Toronto is home to a network of deep ravines. The unusual mix of dense city and thick forest often surprises visitors from around the world. Ravines serve as a serene retreat for city residents away from the hustle and bustle. The system sits on more than 10,500 hectares to become the largest of its kind in the world.
History Of The Ravines Of Toronto
Toronto’s river valleys began forming approximately 12,000 years ago, at the end of the last ice age. The ravines have been occupied by humans from as early as 9,000 BCE. As the ravines were unsuitable for agriculture, logging was developed in the region in the 19th century instead. Early European settlers relied on power generated from the system’s rivers to power mills. The Don Valley, the largest ravine in the system, witnessed the most industrial development in the system. A concrete channel was constructed on the valley’s southern region to mitigate flooding and encourage industrial development. The system soon became an industrial and residential dumping ground to the point where the health of the rivers was significantly affected. It has taken legislation and concerted efforts to restore the ravines back to their wild state.
Description Of The Ravines
About 17% of the city of Toronto is covered by the ravine system. The system makes for a spectacular landscape comprised of forests, rivers, creeks, streams, beaches, and parkland. It stretches through several residential neighborhoods. The system is home to golf courses, roads, parks, trails, cemeteries, and hydro corridors. The system supports a variety of wildlife from herons, deer, butterflies, mallards, and coyote as well as trout, tadpoles, and salmon in the wetlands.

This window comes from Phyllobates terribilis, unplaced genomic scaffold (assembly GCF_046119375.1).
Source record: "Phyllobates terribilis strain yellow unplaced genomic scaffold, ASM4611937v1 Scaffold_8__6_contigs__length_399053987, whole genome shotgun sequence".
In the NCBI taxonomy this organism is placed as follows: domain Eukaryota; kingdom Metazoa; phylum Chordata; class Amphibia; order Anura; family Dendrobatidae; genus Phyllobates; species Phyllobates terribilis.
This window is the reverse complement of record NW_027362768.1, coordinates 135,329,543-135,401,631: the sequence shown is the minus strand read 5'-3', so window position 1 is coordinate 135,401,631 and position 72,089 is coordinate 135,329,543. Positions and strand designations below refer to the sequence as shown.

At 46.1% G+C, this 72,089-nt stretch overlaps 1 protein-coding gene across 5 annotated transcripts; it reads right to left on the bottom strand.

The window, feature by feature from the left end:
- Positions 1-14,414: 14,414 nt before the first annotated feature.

Scope And Location
The ravine system of Toronto is divided into four major ravine groups spread out from three rivers (the Don, Rouge, and Humber), and one creek (the Highland Creek). In addition to these major groups, there are other smaller ravines spread across the city. The Don Valley stands out as the largest and most prominent ravine although its lower region has been developed extensively. The Don, Rouge, and Humber Rivers meet close to where Bathurst Street and Jefferson Sideroad intersect. Two smaller ravines, the Mimico and Etobicoke Creeks, are notable for their long valleys. 60% of the ravines system’s ownership belongs to the public while 40% is owned privately.
Environmental Concerns And Conservation
The city of Toronto has implemented efforts to reverse previous environmental damage to the ravines and conserve the existing natural environment. Factors such as unleashed dogs and invasive animal and plant species have been identified as threats to the natural habitat. The dumping of garbage in the valleys has yet to be fully prevented. Other concerns such as wildlife disturbance and erosion have been attributed to human activities including cycling and hiking. The ravine protection is drawn out by legislation. Since 2015, various city divisions have been collaborating to develop a Ravine Strategy. The Strategy is projected to direct efforts to the system’s management and conservation in the context of increasing population, climate change, and urban development. The strategy will identify priorities for investment and direct planning and policy on matters relating to the system’s conservation.